Pepper, on the other hand, argues that the Ninth Circuit correctly found that app consumers are direct purchasers from Apple. Brief for Respondents, Robert Pepper et al. at 18. Pepper contends that Apple’s focus on “distribution services” is misplaced because the relevant market is the “aftermarket” for iPhone apps.  Id. at 29–30. Pepper claims that the App Store is merely a “retail operation selling apps.” Id. at 32.  Pepper maintains that Apple not only delivers apps directly to consumers, it also influences the price of the apps and controls the terms that regulate the sale of the apps. Id. Pepper asserts that Apple limits the pricing of apps to one-dollar increments, which greatly constrains the app developer’s flexibility to set prices. Id. at 33. Additionally, according to Pepper, Apple asserts strong control over the sale of apps in its store because app developers must accept terms and conditions that shift control to Apple. Id. at 33-34. Furthermore, Pepper argues the interpretation that app purchasers are the direct consumers of Apple’s services is consistent with the Eighth Circuit’s holding in Campos. Id. at 35-37. Pepper asserts, according to Campos, the initial transaction here is the purchase of the Apple phone by the app purchaser. Id. at 37. Pepper adds that the app developers purchase access to Apple’s store because Apple phone users can only purchase apps from Apple’s store. Id. Accordingly, Pepper contends that app purchasers are the first to suffer harm from Apple’s alleged monopoly and are, therefore, the direct consumers of Apple’s services. Id.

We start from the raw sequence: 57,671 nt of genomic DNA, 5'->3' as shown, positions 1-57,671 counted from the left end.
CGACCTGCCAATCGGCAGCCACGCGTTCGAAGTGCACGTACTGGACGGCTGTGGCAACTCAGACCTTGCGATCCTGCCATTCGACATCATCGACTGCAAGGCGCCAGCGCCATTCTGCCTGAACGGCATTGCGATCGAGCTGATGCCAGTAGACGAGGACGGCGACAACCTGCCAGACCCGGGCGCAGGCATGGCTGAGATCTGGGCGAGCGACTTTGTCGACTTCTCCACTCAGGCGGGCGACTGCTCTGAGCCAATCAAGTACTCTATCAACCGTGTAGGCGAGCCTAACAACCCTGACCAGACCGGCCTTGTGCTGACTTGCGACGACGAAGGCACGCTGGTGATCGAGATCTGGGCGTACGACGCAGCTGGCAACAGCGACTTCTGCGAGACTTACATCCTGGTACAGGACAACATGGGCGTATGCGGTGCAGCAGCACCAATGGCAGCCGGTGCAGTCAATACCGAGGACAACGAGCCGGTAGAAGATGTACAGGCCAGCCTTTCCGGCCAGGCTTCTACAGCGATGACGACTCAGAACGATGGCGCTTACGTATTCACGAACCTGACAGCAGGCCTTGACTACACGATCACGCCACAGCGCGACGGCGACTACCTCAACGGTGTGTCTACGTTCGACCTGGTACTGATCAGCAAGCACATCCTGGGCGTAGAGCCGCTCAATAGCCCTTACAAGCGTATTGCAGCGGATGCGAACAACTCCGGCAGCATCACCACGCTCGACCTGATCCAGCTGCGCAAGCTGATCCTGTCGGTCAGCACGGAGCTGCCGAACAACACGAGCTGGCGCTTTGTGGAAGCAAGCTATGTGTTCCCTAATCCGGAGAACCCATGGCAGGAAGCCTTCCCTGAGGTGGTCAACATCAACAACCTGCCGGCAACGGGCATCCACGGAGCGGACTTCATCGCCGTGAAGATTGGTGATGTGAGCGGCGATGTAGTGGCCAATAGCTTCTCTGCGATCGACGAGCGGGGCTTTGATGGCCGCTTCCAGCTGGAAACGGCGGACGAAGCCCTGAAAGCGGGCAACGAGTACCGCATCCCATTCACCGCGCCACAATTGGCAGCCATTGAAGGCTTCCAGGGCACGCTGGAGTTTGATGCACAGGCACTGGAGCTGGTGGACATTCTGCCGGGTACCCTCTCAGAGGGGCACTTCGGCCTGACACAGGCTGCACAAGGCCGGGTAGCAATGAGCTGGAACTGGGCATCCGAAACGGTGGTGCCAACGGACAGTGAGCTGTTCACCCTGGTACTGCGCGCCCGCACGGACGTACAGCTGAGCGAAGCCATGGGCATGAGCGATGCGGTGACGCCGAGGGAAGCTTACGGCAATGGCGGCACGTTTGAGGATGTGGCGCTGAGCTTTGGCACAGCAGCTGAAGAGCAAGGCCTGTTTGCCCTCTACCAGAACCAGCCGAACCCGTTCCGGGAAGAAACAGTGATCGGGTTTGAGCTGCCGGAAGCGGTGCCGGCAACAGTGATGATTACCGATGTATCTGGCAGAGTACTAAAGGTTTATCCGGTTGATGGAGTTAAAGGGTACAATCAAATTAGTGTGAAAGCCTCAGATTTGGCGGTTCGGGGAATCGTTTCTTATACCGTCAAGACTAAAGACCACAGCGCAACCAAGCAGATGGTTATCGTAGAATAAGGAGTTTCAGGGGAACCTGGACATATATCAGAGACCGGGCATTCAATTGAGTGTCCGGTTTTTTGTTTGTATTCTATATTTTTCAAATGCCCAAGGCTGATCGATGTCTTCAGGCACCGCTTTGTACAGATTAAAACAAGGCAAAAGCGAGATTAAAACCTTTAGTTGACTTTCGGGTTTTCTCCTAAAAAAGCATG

Apple argues that the Court’s holdings in Hanover Shoe, Inc. v. United Shoe Machinery Corp. and Illinois Brick Co. v. Illinois limit antitrust litigation to an alleged monopolist and its direct consumers. Brief for Petitioner, at 20–22. Apple contends that the earlier case, Hanover Shoe, prevents defendants in antitrust cases from avoiding damages by claiming that the plaintiff passed the overcharge onto indirect purchasers, thereby cancelling out any negative effects. Id. at 20–21. Apple then maintains that Illinois Brick worked in the opposite direction to prevent indirect purchasers from bringing suits against monopolists because it would be too difficult to calculate damages. Id. at 21–22. According to Apple, the effect of these cases is to prohibit a pass-through theory of harm and limit antitrust standing to direct purchasers only, while also allowing them to collect all damages, even if they did pass on the overcharges. Id. at 22–24. Apple claims, however, that Pepper’s theory of harm necessarily relies on this prohibited pass-through theory because Pepper is an indirect purchaser. Id. at 24. If Pepper could bring an antitrust claim despite its indirect purchaser status, Apple asserts, it will be subject to duplicative damages claims from both direct purchasers who experienced overcharges and indirect purchasers who had those same overcharges passed on to them. Id. at 29–31. According to Apple, the Ninth Circuit inexplicably ignored this likelihood where instead it should have seen that because app developers are direct purchasers, it was necessary to find that Pepper is an indirect purchaser to avoid duplicative recovery. Id. at 30–32. Apple argues that the pass-through theory of harm and threat of duplicative recovery requires dismissal of Pepper’s claims.  Id. at 33–34.